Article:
The coronavirus pandemic is just one example of how events beyond our control can impact share markets. The Australian market (ASX200) fell from a post GFC high (February 20), by 37% in just over a month- one of the fastest sell offs since the 1987 crash; then rallied over 20% in April, 2020.
Events such as the coronavirus pandemic are also known as a “black swan”, a term created by risk analyst Nassim Nicholas Taleb, to describe occurrences that come out of the blue. Investing in shares is about the future, and nobody has a crystal ball, so “black swan” or what the experts call risk-off events can catch investors unaware.
My first experience of one such event, was the share market crash of 1987. I recall most clearly awaking to the news that the US share market had fallen almost 25% in what became known as Black Monday. Since then I have witnessed many more such events including the Asian currency crisis of 1996, the collapse of LongTerm Capital Management- LTCM (1997), the Dotcom bust (2001) and the 2008 GFC to name just a few.Corrections of 10% are more regular than we think, crashes like the above mentioned far less frequent.
In every example share markets eventually recovered but some events were riskier to investors. Both LTCM and the GFC posed what experts called systemic risk. That is the nature of the problem is so large that the world’s financial system is at risk of collapse and in both instances the world’s central banks came to the rescue.
Not all black swan events pose a systemic risk, in fact only the minority since the 1929 crash. However, there have been and will continue to be constant sell-offs in share markets originating from the start of wars, natural disasters, politics, excessive leverage or a rise in interest rates, usually marking the start of an economic recession.
As share investors, we are never in possession of 100% knowledge of what will transpire, so to manage the risk, we assume responsibility of what we can control and that is how we invest our savings. This is often referred to managing risk. Think of it as a financial harm prevention measure in the same way as a seat belt is designed to mitigate harm in the event of a car collision.
Managing share market risk
Share investors can manage risk by diversifying the shares they buy, also known as don’t put all your eggs in one basket. This means if something deleterious happens to one share, it will not drag down all your shareholdings.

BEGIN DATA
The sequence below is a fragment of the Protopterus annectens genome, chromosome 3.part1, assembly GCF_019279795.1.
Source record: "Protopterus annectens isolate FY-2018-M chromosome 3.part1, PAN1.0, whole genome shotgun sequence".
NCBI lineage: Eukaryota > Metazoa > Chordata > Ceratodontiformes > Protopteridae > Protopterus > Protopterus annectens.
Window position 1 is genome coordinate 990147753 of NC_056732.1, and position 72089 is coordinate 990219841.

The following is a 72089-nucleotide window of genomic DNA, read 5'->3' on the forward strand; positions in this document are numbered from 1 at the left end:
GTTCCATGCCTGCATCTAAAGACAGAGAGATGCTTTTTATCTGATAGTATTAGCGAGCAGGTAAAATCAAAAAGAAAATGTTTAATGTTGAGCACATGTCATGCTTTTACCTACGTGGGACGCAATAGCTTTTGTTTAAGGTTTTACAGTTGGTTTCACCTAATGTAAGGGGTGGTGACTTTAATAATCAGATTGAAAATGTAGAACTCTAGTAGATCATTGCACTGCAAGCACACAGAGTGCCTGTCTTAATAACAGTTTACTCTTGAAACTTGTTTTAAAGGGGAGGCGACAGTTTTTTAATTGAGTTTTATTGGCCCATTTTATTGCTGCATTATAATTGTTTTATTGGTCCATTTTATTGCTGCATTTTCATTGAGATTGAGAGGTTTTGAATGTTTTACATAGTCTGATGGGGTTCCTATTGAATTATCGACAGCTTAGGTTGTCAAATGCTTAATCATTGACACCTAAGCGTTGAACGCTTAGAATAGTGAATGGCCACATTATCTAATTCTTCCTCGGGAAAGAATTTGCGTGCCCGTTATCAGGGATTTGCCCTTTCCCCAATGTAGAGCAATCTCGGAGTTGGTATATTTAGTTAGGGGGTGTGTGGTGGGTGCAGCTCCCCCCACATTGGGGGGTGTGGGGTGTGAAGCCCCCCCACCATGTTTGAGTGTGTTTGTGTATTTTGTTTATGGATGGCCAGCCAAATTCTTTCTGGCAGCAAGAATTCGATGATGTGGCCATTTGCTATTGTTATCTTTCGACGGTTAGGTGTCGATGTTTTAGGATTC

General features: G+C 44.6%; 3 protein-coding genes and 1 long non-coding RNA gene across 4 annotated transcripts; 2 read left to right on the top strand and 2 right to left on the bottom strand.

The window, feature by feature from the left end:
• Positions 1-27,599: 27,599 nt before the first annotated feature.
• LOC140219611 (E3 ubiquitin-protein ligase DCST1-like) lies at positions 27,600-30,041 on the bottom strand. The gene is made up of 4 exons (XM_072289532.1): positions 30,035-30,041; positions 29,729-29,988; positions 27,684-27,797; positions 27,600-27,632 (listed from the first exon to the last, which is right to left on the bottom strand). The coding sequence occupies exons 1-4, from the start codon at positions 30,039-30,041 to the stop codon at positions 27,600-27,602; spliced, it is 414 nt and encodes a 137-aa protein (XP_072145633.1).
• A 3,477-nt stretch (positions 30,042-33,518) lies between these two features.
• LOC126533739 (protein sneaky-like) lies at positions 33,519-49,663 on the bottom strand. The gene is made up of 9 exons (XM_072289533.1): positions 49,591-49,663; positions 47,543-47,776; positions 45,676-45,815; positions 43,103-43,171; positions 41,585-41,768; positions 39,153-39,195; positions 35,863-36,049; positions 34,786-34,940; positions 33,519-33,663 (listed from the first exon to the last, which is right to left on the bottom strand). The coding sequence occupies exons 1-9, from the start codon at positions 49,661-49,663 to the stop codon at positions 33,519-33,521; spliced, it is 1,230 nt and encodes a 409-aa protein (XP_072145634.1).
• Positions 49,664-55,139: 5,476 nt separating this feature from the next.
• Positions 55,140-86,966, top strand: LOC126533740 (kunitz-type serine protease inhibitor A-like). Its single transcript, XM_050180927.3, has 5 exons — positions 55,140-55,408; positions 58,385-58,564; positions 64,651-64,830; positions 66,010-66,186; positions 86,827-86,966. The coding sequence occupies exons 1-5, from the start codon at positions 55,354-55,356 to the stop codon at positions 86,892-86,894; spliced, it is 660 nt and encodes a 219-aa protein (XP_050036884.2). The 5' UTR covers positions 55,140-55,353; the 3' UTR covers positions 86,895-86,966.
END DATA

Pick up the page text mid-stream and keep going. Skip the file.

The second risk management tool is keeping some cash on the sideline for a major sell-off event, like the March 2020. Being a share investor means you need to accept share prices move up and down, so it is important to feel comfortable with the shares you own. If share prices fall then you are in a position to buy more.
Warren Buffet, one of the world’s most famous share investors is renowned for his quote “be fearful when investors are greedy and greedy when investors are fearful”. As cited in his February, 2020 letter to investors, Mr Buffet clearly makes the case for investing in quality companies that can survive black swan events.
In the Berkshire Hathaway 2020 letter, they state that “Anything can happen to stock prices tomorrow. Occasionally, there will be major drops in the market, perhaps of 50% magnitude or even greater. But the combination of The American Tailwind, about which I wrote last year, and the compounding wonders described by Mr. Smith, will make equities the much better long-term choice for the individual who does not use borrowed money and who can control his or her emotions. Others? Beware!”
Mr Buffet invests in quality companies that can grow their earnings and dividends. This is turn provides investors with good long-term returns, made up of share price capital gains and income from the dividends.
Good investors can learn to take control of their emotions and with a properly structured share portfolio can turn adverse share market movements to their advantage.
Written by Danielle Ecuyer. Have you read?
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